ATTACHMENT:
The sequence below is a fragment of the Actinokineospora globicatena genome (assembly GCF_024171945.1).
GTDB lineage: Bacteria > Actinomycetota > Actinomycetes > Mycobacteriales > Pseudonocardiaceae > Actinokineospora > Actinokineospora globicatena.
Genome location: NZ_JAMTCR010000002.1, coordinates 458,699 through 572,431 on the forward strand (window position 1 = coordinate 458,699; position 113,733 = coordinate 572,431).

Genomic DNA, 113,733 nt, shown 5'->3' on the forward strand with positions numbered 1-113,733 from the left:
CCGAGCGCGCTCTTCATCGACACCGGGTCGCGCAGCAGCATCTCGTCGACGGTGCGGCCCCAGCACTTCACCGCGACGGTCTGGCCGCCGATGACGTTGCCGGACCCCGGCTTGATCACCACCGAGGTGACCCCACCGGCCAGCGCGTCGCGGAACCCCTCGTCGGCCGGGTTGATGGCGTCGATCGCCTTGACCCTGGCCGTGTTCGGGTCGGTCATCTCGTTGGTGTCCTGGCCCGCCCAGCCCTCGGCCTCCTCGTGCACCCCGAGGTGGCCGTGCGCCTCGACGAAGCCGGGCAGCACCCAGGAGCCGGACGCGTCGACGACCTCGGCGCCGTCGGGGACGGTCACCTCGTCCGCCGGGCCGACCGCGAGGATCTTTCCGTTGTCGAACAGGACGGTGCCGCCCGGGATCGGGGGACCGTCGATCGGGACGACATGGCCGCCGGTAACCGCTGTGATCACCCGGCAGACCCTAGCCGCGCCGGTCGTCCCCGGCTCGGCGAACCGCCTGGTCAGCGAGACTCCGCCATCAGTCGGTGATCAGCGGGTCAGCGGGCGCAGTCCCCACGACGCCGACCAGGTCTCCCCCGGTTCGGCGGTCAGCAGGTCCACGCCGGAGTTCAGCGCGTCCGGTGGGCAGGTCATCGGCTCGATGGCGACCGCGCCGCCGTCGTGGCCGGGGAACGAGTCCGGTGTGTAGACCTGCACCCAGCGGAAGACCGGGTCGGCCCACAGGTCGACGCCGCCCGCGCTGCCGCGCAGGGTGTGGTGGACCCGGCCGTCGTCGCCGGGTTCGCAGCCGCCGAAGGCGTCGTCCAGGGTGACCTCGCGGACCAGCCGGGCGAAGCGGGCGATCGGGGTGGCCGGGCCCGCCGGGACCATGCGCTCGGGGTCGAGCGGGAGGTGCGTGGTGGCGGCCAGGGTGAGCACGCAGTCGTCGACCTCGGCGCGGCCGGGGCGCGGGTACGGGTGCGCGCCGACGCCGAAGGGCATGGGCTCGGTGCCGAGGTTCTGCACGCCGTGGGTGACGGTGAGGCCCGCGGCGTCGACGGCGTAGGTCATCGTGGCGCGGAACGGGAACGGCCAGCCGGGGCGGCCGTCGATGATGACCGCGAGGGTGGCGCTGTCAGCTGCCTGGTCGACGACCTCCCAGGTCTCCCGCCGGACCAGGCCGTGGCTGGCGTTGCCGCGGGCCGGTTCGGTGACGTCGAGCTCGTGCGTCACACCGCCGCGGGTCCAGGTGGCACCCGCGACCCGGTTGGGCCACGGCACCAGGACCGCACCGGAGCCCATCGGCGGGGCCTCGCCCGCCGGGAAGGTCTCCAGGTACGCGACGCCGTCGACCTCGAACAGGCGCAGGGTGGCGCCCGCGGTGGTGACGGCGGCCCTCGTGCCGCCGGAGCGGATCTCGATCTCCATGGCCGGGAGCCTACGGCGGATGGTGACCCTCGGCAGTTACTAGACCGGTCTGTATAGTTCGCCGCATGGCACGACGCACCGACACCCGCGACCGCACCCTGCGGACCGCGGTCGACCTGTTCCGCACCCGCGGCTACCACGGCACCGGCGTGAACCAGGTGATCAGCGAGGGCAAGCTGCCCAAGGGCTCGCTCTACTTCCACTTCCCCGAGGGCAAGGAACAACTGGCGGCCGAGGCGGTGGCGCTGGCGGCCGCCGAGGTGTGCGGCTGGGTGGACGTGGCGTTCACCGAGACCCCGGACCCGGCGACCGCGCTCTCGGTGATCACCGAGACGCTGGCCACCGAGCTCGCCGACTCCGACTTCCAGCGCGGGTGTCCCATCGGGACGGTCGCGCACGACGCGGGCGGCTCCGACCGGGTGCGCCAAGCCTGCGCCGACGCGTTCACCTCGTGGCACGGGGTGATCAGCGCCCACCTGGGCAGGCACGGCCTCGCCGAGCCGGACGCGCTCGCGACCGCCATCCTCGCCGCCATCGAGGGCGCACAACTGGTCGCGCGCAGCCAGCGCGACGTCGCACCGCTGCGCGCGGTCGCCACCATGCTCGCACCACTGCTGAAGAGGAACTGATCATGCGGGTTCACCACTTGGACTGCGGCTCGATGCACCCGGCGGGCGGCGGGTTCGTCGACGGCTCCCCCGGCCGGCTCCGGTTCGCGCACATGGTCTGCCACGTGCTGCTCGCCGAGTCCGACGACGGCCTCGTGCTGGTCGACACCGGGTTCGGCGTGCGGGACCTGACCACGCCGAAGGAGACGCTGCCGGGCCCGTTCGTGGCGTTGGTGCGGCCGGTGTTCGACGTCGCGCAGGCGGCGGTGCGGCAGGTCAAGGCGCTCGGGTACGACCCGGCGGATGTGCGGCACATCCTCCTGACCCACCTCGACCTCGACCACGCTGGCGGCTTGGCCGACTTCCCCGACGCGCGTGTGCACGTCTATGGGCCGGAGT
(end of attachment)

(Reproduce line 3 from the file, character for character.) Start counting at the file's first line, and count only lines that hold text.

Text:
Genome location: NZ_JAMTCR010000002.1, coordinates 458,699 through 572,431 on the forward strand (window position 1 = coordinate 458,699; position 113,733 = coordinate 572,431).